Certain flowers are found together. Almost invariably if one finds a particular species in a particular place, he finds others which belong in that same association of plants. Thus, when it happens that spring has come back and the oak woods are in bloom, yellow violets blossom in company with red trilliums, Dutchman's breeches, mayapples, and wild blue phlox. Find one, find them all- almost always.
Viola eriocarpa Schw.
April-May Oak woods.
The smooth yellow violet is one of the branched species of that extensive clan. The stems are smooth and yellow-green and are much branched. The leaves are heart-shaped, the shape of those found on the common blue violet. The flowers are borne on long, thin stems and are a bright butter yellow with delicate brown hair-lines along which insects are guided to the nectar.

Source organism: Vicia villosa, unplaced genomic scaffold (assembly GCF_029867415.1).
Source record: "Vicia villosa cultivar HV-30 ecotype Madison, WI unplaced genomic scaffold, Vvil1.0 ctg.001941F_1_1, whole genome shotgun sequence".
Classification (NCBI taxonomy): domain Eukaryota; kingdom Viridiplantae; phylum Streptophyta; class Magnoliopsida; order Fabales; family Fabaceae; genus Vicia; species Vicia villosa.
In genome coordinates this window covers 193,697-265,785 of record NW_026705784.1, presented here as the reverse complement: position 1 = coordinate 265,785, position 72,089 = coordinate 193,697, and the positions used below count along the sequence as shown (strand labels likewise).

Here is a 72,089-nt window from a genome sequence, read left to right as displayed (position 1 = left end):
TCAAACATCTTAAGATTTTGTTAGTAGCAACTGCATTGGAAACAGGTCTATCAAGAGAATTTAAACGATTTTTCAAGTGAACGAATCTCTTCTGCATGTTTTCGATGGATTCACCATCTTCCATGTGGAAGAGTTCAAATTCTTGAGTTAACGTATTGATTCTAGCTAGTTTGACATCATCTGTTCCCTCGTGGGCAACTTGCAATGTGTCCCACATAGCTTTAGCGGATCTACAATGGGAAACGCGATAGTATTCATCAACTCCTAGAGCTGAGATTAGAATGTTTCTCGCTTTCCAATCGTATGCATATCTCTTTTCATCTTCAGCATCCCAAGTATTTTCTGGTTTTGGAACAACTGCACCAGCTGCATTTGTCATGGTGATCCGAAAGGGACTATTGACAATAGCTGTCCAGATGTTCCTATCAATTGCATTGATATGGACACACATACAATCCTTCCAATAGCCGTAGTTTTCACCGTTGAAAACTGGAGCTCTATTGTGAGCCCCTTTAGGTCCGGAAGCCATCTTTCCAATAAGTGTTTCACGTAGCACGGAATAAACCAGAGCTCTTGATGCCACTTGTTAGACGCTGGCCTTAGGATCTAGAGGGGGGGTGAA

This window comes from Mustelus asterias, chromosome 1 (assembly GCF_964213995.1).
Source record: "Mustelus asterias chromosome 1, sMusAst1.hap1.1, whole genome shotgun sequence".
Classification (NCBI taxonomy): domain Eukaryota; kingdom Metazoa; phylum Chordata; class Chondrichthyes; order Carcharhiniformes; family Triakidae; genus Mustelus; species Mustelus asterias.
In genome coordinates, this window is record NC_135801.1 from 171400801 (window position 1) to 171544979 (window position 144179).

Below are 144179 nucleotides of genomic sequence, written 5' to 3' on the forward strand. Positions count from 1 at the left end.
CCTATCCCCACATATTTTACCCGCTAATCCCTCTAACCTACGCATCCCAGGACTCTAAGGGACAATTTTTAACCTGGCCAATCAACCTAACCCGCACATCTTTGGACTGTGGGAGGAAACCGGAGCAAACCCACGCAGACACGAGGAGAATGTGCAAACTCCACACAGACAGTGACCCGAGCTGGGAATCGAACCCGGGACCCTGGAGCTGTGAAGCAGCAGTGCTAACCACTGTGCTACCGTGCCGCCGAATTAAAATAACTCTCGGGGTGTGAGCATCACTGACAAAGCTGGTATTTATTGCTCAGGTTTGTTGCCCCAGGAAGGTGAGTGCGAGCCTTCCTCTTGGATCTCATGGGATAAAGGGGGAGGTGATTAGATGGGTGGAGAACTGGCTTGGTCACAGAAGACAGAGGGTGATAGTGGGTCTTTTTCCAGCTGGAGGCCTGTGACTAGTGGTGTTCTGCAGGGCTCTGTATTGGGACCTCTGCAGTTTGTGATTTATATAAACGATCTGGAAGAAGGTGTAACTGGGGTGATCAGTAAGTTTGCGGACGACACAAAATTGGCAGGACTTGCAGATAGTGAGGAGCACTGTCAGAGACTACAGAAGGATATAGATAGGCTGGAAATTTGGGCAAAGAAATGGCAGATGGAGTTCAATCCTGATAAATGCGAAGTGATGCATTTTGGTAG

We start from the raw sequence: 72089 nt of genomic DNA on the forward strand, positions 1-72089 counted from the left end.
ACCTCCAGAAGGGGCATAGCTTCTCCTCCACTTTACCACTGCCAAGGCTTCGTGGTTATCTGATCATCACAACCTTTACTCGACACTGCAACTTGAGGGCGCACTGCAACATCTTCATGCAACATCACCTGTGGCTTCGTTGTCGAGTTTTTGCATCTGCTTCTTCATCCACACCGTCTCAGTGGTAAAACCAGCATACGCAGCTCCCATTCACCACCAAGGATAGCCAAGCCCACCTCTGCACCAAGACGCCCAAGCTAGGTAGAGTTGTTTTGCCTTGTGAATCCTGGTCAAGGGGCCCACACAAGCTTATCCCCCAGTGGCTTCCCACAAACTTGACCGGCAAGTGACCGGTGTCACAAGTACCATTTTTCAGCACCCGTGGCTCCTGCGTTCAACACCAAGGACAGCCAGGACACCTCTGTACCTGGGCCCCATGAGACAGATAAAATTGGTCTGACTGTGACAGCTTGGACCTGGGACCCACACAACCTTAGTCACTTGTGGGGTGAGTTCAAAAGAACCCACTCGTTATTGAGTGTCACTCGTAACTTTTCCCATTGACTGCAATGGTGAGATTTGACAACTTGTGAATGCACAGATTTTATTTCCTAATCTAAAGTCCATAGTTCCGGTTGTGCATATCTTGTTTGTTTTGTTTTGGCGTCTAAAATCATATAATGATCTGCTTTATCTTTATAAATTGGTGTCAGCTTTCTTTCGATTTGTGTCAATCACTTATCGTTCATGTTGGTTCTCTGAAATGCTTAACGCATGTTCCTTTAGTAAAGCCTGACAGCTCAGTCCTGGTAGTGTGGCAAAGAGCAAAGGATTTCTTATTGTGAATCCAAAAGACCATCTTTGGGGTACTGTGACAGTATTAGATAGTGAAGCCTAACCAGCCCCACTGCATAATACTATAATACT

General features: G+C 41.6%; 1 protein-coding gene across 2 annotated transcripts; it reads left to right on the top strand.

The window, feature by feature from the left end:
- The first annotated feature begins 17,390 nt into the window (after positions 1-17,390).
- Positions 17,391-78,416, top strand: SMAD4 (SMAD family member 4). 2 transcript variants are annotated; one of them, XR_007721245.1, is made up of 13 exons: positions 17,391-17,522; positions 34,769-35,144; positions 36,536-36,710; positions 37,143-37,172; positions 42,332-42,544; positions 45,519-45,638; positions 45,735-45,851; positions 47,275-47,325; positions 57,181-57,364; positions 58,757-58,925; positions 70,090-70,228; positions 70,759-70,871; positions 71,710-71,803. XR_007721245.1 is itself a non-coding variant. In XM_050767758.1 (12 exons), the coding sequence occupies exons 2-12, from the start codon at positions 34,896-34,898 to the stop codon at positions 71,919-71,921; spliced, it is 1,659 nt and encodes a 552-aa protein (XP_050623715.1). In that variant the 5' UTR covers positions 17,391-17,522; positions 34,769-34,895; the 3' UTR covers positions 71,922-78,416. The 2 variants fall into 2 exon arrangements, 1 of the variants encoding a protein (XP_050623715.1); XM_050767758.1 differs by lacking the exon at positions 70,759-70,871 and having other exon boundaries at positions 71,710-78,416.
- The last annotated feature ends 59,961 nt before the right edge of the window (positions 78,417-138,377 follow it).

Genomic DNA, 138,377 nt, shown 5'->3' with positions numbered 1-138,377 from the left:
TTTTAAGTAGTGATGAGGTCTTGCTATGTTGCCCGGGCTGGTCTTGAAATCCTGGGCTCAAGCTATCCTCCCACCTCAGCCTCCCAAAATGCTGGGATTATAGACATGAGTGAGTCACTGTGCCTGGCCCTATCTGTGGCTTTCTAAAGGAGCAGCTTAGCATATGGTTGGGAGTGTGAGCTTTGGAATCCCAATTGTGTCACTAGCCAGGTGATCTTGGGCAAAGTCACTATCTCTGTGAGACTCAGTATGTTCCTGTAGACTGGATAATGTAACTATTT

The yellow violet comes at a time when life is really awakening in earnesl in the oak woods. The snails are ou1 in the good moisture of an April morning. There is a shining black salamander under a log, a salamander which in the soft April night went to the pond to lay its eggs. Last night, too, the toads were trilling softly in the woods. The whip-poor-wills came back and added their own urgent voices to the night chorus. Now in the spring sunshine there is a mourning cloak butterfly flitting about in search of a willow on which to lay eggs. Beneath a spice bush a towhee has made its nest and scratches energetically among the leaves. Spring. Oak woods. Yellow violets.